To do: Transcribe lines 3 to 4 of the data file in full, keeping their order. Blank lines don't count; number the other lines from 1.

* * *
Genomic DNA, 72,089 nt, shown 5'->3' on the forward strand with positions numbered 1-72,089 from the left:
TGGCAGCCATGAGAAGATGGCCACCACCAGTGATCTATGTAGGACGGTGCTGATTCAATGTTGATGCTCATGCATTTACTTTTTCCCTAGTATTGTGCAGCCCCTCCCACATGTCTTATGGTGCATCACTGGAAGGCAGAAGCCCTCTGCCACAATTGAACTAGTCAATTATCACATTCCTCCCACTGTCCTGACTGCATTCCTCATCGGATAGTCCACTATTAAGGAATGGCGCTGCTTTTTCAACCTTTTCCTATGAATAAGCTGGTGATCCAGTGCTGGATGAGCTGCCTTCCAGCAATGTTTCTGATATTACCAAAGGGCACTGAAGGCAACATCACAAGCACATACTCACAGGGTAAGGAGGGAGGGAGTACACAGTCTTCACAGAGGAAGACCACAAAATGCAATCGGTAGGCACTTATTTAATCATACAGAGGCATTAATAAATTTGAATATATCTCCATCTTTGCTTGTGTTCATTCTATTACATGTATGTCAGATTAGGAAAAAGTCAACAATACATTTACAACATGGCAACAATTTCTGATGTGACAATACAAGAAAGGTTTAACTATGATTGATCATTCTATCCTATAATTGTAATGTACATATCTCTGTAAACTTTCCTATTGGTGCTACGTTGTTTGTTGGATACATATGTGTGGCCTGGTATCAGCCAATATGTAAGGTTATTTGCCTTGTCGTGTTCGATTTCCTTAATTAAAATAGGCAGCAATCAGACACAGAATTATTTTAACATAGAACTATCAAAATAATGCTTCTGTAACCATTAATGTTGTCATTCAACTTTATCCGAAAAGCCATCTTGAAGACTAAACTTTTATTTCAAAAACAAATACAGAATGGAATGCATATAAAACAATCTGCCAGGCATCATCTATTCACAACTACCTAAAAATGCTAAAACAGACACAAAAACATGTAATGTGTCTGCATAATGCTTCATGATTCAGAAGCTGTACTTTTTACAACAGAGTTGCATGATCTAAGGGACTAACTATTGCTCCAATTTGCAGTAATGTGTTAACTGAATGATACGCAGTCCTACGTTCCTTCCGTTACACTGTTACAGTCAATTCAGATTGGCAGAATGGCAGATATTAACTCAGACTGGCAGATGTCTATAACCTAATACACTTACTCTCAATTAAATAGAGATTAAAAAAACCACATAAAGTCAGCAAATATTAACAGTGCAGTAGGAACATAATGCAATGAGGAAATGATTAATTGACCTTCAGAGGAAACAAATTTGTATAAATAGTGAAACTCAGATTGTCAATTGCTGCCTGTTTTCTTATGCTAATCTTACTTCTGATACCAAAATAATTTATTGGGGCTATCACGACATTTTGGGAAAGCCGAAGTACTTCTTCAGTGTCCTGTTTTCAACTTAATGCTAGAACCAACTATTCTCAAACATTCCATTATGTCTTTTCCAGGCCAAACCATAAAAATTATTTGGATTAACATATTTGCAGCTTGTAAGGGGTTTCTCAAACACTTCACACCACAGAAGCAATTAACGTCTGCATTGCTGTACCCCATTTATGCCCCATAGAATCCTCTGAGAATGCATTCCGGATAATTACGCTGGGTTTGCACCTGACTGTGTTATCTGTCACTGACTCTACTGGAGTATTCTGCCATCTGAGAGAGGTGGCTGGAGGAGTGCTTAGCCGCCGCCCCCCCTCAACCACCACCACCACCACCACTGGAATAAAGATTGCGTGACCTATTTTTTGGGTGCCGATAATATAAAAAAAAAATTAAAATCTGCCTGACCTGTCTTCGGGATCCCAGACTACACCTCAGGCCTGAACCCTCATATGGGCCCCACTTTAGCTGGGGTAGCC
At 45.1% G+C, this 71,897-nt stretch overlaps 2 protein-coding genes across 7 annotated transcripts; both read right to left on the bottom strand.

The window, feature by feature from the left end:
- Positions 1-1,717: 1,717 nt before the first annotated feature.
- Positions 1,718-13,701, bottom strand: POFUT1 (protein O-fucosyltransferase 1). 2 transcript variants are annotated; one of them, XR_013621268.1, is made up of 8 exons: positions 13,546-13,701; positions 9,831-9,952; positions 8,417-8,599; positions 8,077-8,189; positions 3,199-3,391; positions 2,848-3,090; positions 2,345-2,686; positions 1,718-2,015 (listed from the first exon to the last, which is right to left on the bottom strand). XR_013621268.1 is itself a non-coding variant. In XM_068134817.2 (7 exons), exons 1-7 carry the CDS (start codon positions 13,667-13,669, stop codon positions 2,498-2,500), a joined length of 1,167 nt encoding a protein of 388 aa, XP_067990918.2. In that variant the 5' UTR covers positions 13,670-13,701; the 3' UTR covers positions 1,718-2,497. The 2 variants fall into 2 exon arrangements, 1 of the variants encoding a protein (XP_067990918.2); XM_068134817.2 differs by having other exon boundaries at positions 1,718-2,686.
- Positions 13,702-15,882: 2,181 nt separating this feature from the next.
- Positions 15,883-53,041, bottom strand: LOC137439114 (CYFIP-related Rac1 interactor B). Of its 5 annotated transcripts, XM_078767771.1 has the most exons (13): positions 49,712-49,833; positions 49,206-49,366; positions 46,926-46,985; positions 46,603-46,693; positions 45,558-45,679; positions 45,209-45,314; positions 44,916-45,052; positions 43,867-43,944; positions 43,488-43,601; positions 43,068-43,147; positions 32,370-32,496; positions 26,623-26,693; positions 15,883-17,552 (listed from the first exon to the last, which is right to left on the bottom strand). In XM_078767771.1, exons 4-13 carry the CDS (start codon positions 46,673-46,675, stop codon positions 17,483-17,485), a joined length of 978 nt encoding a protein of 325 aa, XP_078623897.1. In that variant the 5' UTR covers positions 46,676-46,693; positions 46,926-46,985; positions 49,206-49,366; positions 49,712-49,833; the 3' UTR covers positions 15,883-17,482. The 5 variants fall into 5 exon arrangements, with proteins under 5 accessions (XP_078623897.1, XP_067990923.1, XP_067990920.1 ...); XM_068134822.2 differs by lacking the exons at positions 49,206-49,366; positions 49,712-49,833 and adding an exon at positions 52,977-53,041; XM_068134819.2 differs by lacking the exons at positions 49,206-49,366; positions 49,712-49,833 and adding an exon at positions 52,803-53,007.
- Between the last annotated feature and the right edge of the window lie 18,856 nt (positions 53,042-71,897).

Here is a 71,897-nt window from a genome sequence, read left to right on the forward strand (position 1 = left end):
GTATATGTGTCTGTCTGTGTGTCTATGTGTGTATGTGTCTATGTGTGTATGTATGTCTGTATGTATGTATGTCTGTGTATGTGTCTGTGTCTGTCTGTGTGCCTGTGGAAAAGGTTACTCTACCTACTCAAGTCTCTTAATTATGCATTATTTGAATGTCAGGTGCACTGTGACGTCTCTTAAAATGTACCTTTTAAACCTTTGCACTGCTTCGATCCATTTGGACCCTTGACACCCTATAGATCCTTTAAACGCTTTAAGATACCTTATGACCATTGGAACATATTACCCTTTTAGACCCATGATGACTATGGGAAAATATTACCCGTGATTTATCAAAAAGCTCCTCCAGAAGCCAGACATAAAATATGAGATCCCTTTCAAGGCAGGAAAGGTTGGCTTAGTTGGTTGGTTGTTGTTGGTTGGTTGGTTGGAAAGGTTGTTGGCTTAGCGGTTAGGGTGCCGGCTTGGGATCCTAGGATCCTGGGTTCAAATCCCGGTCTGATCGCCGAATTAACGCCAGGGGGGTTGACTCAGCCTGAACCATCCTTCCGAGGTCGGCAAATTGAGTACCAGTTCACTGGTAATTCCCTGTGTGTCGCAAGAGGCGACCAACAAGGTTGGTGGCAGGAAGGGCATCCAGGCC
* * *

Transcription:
At 45.1% G+C, this 71,897-nt stretch overlaps 2 protein-coding genes across 7 annotated transcripts; both read right to left on the bottom strand.

The window, feature by feature from the left end: